The 4th amendment. Image originally uploaded by wemeantdemocracy.
At least one of the Democrats running for president remembers that he already has a platform to fight back against President Bush's power grab.
Sen. Christopher J. Dodd (D-Conn.) -- a presidential candidate who returned from Iowa Sunday night to fight the measure -- quickly claimed victory after the bill's withdrawal, and he again vowed to "utilize all the tools available" to block passage once Reid calls it up in January.Reid, unfortunately, has done all he could to undermine his fellow Democrat and Dodd got little support from his colleagues. Only 10 Senators joined him in voting against moving the FISA bill forward. 35 of his fellow Democrats voted against him (those who think we simply need more Democrats in the Senate should keep that in mind).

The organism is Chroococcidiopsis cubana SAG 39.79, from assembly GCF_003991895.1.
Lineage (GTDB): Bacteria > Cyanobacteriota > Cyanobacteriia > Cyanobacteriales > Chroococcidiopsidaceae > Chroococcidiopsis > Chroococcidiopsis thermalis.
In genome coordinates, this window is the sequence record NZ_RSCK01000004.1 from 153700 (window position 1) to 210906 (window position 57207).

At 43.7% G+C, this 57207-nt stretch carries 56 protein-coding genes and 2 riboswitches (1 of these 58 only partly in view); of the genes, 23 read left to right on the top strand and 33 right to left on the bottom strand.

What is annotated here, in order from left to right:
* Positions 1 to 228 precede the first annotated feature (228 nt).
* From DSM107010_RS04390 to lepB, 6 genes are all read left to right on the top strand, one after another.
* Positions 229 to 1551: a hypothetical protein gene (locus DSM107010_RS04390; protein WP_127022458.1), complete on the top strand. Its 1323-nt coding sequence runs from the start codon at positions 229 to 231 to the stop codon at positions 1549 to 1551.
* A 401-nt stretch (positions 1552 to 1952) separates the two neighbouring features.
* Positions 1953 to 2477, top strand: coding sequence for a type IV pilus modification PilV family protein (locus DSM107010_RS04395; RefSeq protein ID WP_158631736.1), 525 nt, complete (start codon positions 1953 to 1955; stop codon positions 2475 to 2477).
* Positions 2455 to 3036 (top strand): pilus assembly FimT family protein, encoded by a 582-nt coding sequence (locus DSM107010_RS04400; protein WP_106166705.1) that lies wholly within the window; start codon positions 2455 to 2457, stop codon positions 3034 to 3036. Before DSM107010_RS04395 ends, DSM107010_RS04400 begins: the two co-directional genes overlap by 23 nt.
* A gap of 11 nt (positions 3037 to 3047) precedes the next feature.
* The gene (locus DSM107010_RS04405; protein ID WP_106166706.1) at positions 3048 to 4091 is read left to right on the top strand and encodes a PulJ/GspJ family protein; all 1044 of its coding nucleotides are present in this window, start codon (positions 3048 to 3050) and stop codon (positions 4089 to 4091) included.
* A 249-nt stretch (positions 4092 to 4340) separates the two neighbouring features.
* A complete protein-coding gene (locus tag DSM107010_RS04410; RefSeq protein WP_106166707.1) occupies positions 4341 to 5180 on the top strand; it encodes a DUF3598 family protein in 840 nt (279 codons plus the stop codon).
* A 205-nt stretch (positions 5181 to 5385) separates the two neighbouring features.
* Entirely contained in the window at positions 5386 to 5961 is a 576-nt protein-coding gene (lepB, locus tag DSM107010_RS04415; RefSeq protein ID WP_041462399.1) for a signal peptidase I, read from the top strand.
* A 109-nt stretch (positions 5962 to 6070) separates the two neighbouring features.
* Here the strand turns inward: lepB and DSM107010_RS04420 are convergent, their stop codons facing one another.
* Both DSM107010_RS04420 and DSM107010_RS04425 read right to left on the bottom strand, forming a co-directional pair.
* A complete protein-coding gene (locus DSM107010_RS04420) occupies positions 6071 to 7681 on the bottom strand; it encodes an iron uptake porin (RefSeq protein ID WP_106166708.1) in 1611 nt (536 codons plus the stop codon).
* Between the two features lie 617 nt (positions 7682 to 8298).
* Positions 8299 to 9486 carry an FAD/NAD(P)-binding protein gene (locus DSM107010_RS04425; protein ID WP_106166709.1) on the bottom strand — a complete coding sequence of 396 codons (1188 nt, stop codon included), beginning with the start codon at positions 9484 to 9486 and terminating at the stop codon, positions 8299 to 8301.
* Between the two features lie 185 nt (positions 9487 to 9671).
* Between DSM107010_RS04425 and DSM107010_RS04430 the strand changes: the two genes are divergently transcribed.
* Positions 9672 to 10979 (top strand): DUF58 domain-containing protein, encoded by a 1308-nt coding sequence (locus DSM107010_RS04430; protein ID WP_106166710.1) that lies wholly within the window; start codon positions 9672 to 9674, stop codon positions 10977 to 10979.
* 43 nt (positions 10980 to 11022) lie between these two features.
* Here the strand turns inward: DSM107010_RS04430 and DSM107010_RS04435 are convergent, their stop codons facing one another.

Dodd took a significant risk against long odds in what has been one of the few victories against George Bush's assault on the rule of law.
Dodd has been an outspoken opponent of any measure that would offer retroactive immunity to telecom companies that participated with the Bush Administration in violating the civil liberties of millions of American. He announced in October he would put a hold on any bill that included retroactive immunity language. Although his hold was disregarded, he has remained a strong opponent to the bill. Dodd was prepared to offer an amendment that would strip the retroactive immunity provision of the bill and announced he would filibuster the bill if his amendment failed.I consider it very strange that none of the other Democratic Senators running for president have taken advantage of their positions to prove their ability to lead on controversial issues. Bush's claims of presidential power cannot be defeated by the next president from within the White House. If Congress continues to capitulate to his whims, they no longer are a co-equal branch of government.